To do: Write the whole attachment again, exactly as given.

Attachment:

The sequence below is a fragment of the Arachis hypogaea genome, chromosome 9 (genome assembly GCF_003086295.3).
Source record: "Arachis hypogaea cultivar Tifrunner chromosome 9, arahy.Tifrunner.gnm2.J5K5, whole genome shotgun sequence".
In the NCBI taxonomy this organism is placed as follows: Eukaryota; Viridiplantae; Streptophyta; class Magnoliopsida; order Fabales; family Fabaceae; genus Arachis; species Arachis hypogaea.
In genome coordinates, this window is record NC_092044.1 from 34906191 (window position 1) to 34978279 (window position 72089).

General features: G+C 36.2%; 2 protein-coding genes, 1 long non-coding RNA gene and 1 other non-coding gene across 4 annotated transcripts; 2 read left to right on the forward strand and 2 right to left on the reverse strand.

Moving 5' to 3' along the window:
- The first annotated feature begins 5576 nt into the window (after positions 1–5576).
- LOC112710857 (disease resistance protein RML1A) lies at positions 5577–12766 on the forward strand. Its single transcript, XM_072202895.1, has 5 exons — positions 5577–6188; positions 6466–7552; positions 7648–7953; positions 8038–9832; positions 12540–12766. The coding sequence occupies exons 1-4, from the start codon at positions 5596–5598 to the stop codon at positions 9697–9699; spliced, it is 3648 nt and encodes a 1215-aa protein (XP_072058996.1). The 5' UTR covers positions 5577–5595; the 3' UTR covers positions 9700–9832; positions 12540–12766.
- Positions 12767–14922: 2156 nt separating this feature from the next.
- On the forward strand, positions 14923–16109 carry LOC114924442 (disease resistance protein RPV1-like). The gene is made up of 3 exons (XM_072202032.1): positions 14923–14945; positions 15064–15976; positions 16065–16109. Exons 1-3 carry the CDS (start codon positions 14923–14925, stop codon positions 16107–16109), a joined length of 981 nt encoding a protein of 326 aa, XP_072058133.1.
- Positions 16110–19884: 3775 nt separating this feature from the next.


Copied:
The sequence below is a fragment of the Arachis hypogaea genome, chromosome 9 (genome assembly GCF_003086295.3).
Source record: "Arachis hypogaea cultivar Tifrunner chromosome 9, arahy.Tifrunner.gnm2.J5K5, whole genome shotgun sequence".
In the NCBI taxonomy this organism is placed as follows: Eukaryota; Viridiplantae; Streptophyta; class Magnoliopsida; order Fabales; family Fabaceae; genus Arachis; species Arachis hypogaea.
In genome coordinates, this window is record NC_092044.1 from 34906191 (window position 1) to 34978279 (window position 72089).

General features: G+C 36.2%; 2 protein-coding genes, 1 long non-coding RNA gene and 1 other non-coding gene across 4 annotated transcripts; 2 read left to right on the forward strand and 2 right to left on the reverse strand.

Moving 5' to 3' along the window:
- The first annotated feature begins 5576 nt into the window (after positions 1–5576).
- LOC112710857 (disease resistance protein RML1A) lies at positions 5577–12766 on the forward strand. Its single transcript, XM_072202895.1, has 5 exons — positions 5577–6188; positions 6466–7552; positions 7648–7953; positions 8038–9832; positions 12540–12766. The coding sequence occupies exons 1-4, from the start codon at positions 5596–5598 to the stop codon at positions 9697–9699; spliced, it is 3648 nt and encodes a 1215-aa protein (XP_072058996.1). The 5' UTR covers positions 5577–5595; the 3' UTR covers positions 9700–9832; positions 12540–12766.
- Positions 12767–14922: 2156 nt separating this feature from the next.
- On the forward strand, positions 14923–16109 carry LOC114924442 (disease resistance protein RPV1-like). The gene is made up of 3 exons (XM_072202032.1): positions 14923–14945; positions 15064–15976; positions 16065–16109. Exons 1-3 carry the CDS (start codon positions 14923–14925, stop codon positions 16107–16109), a joined length of 981 nt encoding a protein of 326 aa, XP_072058133.1.
- Positions 16110–19884: 3775 nt separating this feature from the next.